Joint inference in pragmatic reasoning
Massachusetts Institute of Technology. Department of Brain and Cognitive Sciences.
Edward A. F. Gibson.
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A number of recent proposals have used techniques from game theory and Bayesian cognitive science to formalize Gricean pragmatic reasoning [29, 28, 36, 51]. In the first part of this work, we discuss several phenomena which pose a challenge to these accounts of pragmatics: M-implicatures  and embedded implicatures which violate Hurford's constraint [49, 16]. While techniques have been developed for deriving M-implicatures, Hurford-violating embedded implicatures pose a more fundamental challenge to the models' architecture. In order to explain these phenomena, we propose that the semantic content of an utterance is not fixed independent of pragmatic inference; rather, pragmatic inference partially determines an utterance's semantic content. We show how semantic inference can be realized as an extension to the Rational Speech Acts framework . The addition of lexical uncertainty derives both M-implicatures and the relevant embedded implicatures. This principle explains a novel class of implicature, non-convex disjunctive implicatures. These implicatures can be preserved in downward-entailing contexts in the absence of accenting, a property which is predicted by lexical uncertainty, but which violates prior generalizations in the literature [46, 27] In the second part of the thesis, we combine these pragmatic models with another recent probabilistic approach to natural language understanding, exploring the formal pragmatics of communication on a noisy channel. We extend a model of rational communication between a speaker and listener, to allow for the possibility that messages are corrupted by noise. Prosodic stress is modeled as the choice to intentionally reduce the noise rate on a word. We show that the model derives several well-known changes in meaning associated with stress, including exhaustive interpretations, scalar implicature strengthening, the association between stress and disagreement, and the interpretation of the focus-sensitive adverbs. We then show that it can account for several phenomena which are outside of the scope of previous accounts of stress interpretation: the effects of stress on quantifier domain inferences, the intensification of gradable adjective interpretation, and the strengthening of hyperbolic utterances. The account avoids the use of syntactic or semantic representations of stress; the interpretive effects of stress are derived from general-purpose pragmatic reasoning.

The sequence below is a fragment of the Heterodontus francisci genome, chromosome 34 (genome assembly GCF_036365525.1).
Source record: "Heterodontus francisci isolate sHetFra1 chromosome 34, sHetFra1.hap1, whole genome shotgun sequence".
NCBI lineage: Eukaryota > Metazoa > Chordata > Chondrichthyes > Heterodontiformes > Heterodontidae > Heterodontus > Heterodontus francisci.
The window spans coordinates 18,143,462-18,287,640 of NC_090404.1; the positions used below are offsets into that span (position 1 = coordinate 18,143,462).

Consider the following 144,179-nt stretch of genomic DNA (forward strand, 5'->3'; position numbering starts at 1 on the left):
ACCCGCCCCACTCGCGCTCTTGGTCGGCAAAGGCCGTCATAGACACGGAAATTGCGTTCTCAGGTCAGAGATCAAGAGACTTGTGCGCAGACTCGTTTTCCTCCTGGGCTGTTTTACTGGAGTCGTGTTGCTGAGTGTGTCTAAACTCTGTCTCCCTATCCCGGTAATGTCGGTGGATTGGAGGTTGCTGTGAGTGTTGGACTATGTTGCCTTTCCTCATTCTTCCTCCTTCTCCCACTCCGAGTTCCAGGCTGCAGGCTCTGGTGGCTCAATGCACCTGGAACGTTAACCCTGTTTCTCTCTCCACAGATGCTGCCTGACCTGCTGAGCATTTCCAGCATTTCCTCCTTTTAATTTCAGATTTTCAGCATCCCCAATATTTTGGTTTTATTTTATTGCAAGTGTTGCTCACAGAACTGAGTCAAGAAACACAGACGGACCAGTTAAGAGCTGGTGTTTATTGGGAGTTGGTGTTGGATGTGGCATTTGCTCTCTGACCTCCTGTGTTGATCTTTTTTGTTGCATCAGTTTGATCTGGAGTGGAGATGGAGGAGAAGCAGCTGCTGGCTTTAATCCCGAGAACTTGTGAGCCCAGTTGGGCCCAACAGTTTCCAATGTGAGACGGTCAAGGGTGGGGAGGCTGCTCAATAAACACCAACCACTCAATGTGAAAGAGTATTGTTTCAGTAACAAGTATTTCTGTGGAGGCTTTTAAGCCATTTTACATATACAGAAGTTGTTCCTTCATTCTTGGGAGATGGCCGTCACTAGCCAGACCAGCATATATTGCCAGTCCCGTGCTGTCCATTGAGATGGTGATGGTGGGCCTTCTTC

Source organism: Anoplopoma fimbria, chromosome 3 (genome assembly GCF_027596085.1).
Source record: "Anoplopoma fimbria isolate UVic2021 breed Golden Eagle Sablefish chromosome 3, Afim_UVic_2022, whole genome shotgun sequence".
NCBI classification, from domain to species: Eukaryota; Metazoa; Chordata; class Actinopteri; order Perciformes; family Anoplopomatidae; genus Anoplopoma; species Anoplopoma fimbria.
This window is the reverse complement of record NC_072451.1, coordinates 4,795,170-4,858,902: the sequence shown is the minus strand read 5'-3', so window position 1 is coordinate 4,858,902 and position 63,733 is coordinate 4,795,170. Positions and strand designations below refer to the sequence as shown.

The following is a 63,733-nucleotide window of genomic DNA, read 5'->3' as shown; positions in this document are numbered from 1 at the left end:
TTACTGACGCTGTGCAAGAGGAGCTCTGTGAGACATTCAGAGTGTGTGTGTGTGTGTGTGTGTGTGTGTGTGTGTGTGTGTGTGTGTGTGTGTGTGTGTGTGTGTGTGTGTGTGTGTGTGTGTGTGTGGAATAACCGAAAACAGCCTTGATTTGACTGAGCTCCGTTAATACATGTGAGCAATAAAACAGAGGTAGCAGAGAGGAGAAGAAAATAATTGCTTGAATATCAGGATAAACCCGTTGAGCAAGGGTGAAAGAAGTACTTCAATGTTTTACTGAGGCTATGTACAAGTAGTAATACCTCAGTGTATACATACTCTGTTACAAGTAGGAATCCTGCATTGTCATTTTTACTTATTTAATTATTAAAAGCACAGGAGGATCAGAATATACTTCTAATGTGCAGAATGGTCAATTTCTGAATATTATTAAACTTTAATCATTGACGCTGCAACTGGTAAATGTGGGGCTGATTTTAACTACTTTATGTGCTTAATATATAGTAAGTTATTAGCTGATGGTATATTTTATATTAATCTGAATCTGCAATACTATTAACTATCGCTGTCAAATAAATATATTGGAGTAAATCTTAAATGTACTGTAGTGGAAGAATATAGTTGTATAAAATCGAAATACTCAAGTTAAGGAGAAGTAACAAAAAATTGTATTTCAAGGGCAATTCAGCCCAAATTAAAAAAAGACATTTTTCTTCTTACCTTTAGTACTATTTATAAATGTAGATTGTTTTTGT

Thesis: Ph. D., Massachusetts Institute of Technology, Department of Brain and Cognitive Sciences, 2016.Cataloged from PDF version of thesis.Includes bibliographical references (pages 205-211).
DepartmentMassachusetts Institute of Technology. Department of Brain and Cognitive Sciences.
Massachusetts Institute of Technology
Brain and Cognitive Sciences.